Center for Science in the Public Interest
has released a new report ranking the ten "riskiest" foods regulated by the FDA
(link PDF) based on the number of outbreaks linked to each particular food. Those who have followed all the salmonella, E. coli and other outbreaks of the past few years won't be surprised to find leafy greens at the top of the list, but other culprits -- potatoes? -- might shock you.
(For those wondering "Where's the beef?", the USDA, not the FDA, regulates meat.)
Nearly all of the ten foods are staples, and the few that aren't everyday items are by no means exotic. But are any of them worth the risk of the runs, organ failure or even (gulp) death?
We've crunched the data in the Gut Check International Headquarters supercomputer, and after the jump, we issue a verdict for each of the ten riskiest foods: Avoid
, Proceed with Caution
or Chow Down!
1. Leafy Greens (363 Outbreaks)
"Eat your greens!" Mom always said. Or was it Popeye? More to the point: Would Mom or Popeye have been so insistent if they'd known we'd take bagged, "triple-washed" greens for granted and thus risk swallowing E. coli with our ranch-dressing-soaked dinner salad? Yeah, greens can help you kick Bluto's butt, but take the extra couple of minutes to wash them first.Verdict: Proceed With Caution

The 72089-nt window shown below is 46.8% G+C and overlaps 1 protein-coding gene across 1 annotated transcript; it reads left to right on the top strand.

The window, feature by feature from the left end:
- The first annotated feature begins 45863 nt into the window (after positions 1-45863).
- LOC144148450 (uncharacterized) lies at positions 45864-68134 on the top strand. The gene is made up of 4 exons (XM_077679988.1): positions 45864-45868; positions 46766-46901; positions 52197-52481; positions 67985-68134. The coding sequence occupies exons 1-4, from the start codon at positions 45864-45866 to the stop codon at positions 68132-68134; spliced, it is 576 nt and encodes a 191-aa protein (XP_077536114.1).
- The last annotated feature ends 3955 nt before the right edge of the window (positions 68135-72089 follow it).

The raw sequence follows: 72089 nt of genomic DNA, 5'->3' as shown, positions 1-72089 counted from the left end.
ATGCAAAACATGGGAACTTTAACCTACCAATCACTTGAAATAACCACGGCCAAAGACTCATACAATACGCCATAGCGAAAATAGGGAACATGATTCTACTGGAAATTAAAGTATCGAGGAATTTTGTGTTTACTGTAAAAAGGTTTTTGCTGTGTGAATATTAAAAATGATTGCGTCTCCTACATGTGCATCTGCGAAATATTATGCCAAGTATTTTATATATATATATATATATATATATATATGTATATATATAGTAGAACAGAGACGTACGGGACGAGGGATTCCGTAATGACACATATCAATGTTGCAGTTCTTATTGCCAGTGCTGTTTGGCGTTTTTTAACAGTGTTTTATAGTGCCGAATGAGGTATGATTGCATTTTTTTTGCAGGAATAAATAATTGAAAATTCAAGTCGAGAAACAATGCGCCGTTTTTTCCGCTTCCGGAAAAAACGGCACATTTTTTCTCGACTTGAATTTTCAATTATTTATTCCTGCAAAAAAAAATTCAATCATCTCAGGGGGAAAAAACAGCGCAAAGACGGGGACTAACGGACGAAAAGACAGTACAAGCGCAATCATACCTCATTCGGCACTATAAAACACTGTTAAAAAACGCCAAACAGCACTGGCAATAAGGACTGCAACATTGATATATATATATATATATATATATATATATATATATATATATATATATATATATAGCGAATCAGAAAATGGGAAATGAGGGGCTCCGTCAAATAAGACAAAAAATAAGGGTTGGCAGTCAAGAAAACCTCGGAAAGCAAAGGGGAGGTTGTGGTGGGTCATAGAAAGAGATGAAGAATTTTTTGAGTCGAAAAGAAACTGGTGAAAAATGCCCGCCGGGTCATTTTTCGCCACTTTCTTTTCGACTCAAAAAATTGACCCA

2. Eggs (352 Outbreaks)
Gut Check has no actual proof to back up this claim, but we're going to blame the high number of egg-related outbreaks on hollandaise sauce. It's just vile, OK? Otherwise, eggs rule. One piece of advice, though: If your egg yolks are yellow, not orange, you need to find better eggs.Verdict: Chow Down!
3. Tuna (268 Outbreaks)
Who's sorry now, Charlie? Apparently, tuna -- especially fresh tuna -- puts you at risk for something called scrombroid, which just sounds like a disease you need a topical cream to cure. (You don't.) At the very least, tuna's presence on the list might scare off some diners who would otherwise chow down on the wildly overfished bluefin.Verdict: Proceed With Caution